Cognitive-behavioral psychotherapy is one of the most widespread psychotherapies for the therapy of various psychopathological disorders, in particular anxiety and mood disorders.
HOW THE PATIENT EVALUATION TAKES PLACE: When starting a cognitive-behavioral therapy, the therapist asks to fill in some questionnaires that are used to evaluate the range of symptoms and problems. These tools assess depression, anxiety, anger, fears, physical ailments, personality and relationship style. The purpose of this evaluation is to acquire as much information as possible on how the patient is, so as to quickly understand what problems he or she does not have and how serious they are.
TREATMENT PLANNING: Patient and therapist work together to develop a therapeutic program. This includes the frequency of the meetings, the relevance of taking drugs or not: the diagnosis; the objectives; the acquisition of targeted skills; the changes that are required to change the way the patient thinks, behaves and communicates and other factors …
HOW A SESSION IS STRUCTURED: Some other types of therapy have an unstructured course of the session, while cognitive-behavioral therapy requires that at the beginning of each meeting the patient and therapist decide an agenda that contains what to do. This “agenda” may include reviewing what was said in previous sessions, homework, one or two contingent problems, a final review of what was learned in the current session, and homework for the next week. The aim is to solve problems and not just complain about them.
SELF-HELP TASKS: Exactly as required by a personal trainer at the gym, cognitive-behavioral therapy requires you to exercise even without a therapist. What is learned in therapy is what needs to be owned and become right outside of therapy.
Research has shown that patients who do homework given in sessions achieve results faster and keep them longer than those who don’t. Self-help tasks may include monitoring the progress of one’s mood, thoughts and behavior; the list of activities carried out; the collection of information; changing the way you communicate with others and other tasks.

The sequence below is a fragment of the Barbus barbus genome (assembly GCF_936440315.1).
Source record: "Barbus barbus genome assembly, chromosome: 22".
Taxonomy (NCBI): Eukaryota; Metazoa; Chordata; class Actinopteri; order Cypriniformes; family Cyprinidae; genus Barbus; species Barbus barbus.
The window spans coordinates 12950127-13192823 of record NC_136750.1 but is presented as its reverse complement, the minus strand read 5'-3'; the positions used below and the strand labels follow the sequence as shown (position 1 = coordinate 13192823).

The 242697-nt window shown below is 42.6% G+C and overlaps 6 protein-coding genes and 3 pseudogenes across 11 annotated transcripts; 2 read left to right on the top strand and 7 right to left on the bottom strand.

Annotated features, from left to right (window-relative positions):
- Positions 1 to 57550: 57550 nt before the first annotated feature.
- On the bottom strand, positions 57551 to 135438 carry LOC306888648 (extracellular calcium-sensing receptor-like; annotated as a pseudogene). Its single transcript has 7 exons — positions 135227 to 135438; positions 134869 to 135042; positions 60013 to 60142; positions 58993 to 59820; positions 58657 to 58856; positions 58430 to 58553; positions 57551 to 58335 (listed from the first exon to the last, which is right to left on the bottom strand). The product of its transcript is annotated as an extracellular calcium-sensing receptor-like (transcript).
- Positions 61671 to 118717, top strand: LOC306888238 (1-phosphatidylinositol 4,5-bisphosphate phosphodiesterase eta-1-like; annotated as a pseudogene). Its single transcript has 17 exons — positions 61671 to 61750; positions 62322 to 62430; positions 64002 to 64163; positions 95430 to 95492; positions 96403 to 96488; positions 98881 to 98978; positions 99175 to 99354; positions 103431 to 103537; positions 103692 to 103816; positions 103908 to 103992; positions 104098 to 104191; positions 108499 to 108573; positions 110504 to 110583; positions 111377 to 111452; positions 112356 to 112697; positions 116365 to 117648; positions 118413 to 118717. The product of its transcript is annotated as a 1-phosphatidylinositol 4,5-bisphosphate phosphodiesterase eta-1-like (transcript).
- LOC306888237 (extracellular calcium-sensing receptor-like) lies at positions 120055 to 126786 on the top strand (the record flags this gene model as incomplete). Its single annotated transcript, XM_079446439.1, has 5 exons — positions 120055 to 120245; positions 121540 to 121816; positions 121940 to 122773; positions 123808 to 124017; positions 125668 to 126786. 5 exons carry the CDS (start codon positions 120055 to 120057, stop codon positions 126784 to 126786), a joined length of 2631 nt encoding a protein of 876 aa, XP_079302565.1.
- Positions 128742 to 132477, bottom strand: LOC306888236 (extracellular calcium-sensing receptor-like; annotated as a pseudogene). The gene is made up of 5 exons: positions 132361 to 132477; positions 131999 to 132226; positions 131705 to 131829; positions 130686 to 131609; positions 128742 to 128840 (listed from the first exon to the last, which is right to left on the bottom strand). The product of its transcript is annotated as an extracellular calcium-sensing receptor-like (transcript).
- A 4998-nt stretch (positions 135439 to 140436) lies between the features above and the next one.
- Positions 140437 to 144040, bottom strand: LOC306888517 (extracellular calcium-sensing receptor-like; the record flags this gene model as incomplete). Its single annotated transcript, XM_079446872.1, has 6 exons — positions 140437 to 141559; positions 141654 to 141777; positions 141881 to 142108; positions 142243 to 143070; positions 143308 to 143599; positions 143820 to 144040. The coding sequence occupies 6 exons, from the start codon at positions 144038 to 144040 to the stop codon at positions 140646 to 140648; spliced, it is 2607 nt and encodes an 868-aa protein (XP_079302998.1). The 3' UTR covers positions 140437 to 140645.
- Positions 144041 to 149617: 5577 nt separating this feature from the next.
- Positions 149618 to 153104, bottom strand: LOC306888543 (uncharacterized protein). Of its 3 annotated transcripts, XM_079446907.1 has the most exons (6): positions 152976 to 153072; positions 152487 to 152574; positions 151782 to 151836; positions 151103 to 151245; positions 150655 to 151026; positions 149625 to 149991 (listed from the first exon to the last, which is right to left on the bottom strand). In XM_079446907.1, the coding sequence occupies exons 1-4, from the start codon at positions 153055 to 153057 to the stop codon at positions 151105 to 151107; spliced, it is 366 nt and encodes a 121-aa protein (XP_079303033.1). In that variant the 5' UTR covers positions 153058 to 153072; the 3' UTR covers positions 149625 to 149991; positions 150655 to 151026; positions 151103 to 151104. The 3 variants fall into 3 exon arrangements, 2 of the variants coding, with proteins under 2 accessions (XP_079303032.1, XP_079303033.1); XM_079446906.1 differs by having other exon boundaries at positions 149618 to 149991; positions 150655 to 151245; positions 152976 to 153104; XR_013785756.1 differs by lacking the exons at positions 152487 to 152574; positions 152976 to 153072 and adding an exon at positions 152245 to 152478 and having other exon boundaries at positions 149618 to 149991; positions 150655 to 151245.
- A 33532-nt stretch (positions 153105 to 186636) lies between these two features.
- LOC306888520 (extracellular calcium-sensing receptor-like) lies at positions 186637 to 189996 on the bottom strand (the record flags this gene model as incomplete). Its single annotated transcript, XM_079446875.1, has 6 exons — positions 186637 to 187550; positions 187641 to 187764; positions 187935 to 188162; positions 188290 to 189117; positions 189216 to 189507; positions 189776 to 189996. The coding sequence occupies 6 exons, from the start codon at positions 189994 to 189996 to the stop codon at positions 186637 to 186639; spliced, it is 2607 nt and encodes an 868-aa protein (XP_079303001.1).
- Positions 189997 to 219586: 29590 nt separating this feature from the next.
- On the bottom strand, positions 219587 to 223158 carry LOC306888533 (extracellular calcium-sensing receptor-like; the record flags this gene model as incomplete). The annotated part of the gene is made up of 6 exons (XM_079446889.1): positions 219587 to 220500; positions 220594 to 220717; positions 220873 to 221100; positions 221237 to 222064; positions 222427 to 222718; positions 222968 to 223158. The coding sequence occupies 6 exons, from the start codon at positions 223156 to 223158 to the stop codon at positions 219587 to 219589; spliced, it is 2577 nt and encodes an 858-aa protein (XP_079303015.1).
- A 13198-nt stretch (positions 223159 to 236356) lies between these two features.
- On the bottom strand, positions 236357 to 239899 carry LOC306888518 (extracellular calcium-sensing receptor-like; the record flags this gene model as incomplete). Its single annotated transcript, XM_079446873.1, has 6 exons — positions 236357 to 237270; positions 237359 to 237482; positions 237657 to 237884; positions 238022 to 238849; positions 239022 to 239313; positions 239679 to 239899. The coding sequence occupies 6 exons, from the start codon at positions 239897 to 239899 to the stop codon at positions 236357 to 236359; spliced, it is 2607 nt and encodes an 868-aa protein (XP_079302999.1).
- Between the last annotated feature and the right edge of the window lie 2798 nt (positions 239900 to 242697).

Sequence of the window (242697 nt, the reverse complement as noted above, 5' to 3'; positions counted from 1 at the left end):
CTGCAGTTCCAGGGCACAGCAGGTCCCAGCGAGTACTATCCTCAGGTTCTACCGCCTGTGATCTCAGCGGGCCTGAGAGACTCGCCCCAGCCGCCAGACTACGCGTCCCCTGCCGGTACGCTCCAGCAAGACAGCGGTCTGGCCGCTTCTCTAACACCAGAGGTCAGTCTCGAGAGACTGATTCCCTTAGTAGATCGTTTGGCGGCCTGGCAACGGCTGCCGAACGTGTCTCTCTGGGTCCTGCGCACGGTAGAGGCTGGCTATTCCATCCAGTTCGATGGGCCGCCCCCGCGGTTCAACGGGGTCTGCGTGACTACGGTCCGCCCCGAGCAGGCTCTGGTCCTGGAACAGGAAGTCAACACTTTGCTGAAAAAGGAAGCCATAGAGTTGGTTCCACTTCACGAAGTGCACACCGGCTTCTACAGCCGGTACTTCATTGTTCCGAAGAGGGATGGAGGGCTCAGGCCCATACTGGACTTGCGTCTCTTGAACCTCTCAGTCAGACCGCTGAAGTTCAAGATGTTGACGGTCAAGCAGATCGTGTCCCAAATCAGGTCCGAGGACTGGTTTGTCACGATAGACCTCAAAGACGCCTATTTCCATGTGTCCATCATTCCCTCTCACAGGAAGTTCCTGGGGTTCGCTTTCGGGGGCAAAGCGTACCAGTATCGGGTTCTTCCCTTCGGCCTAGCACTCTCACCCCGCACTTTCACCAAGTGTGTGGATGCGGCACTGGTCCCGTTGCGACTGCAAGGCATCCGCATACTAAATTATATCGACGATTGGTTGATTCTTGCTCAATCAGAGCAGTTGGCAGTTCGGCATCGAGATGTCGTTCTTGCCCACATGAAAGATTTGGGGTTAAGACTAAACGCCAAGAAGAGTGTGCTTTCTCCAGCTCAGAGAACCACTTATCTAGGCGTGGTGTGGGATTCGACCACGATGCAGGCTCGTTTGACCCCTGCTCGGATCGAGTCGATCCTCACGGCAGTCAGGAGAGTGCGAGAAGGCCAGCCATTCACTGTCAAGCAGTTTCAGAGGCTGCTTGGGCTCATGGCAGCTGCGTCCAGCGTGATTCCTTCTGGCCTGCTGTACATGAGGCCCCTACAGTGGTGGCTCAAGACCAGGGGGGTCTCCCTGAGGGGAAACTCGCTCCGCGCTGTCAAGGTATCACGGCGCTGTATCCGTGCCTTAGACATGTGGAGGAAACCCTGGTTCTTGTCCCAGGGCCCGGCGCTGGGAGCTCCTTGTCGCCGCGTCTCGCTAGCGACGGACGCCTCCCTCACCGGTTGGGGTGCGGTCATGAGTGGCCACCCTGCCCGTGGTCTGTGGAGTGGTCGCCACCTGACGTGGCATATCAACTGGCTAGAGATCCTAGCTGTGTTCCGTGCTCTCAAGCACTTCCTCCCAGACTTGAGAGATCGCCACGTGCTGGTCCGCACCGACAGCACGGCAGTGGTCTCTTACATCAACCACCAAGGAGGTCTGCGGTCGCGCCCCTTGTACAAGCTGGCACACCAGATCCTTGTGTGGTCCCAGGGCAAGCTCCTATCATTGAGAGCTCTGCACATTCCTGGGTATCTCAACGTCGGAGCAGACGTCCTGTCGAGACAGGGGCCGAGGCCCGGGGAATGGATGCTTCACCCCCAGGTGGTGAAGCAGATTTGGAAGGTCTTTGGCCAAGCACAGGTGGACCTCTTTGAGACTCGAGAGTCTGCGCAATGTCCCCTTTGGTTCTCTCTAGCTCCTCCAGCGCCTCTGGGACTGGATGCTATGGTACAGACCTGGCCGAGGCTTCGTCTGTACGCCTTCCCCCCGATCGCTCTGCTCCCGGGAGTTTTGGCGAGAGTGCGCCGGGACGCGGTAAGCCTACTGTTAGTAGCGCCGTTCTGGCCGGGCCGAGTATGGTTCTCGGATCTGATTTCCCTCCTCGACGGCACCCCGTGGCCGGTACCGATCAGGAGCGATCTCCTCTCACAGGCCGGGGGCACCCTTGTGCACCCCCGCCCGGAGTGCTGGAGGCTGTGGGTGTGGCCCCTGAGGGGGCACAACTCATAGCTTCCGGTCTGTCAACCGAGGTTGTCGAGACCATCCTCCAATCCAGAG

OTHER POSSIBLE QUESTIONS…
DO MY PROBLEMS COME FROM MY CHILDHOOD?
Some of the problems one feels they have may be due to their parents, siblings and peers with whom they interacted but the solution to the problems lies in what you are thinking and doing today.
However, with many of the problems it may seem useful at some point to review their root cause so as to understand how to change the way people currently think about them.
ARE MY PROBLEMS DUE TO BIOCHEMICAL FACTORS?
Some of the problems that one feels may be due to bio-chemical factors but many other factors, such as the way one thinks, behaves, other things related to these elements, as well as past and current events, are important. . The use of cognitive behavioral therapy does not exclude the use of drugs. For many psychiatric disorders there is considerable evidence that this type of therapy is as effective as drug therapy. For very serious levels of depression and anxiety, it is however considered appropriate to associate psychotherapy with drug therapy. An advantage of the cognitive-behavioral approach lies in the fact that the patient learns to solve his own problems on his own.
HOW DO I UNDERSTAND THAT I AM IMPROVING?
Patient and therapist together identify specific goals at the start of therapy, and these goals can be changed along the way. Thus, the patient can assess whether he is feeling less depressed, less anxious, less angry. The patient can feel free to give feedback to the therapist regarding his or her progress. Such feedback is useful for conceptualizing what is working and what is not.
This article is from:
“Treatment Plans and Interventions for Depression and Anxiety Disorders” by Robert L.Leahy and Stephen J. Holland. Copyright 2000 by Robert L. Leahy and Stephen J. Holland. Trad. It. Gaia Vicenzi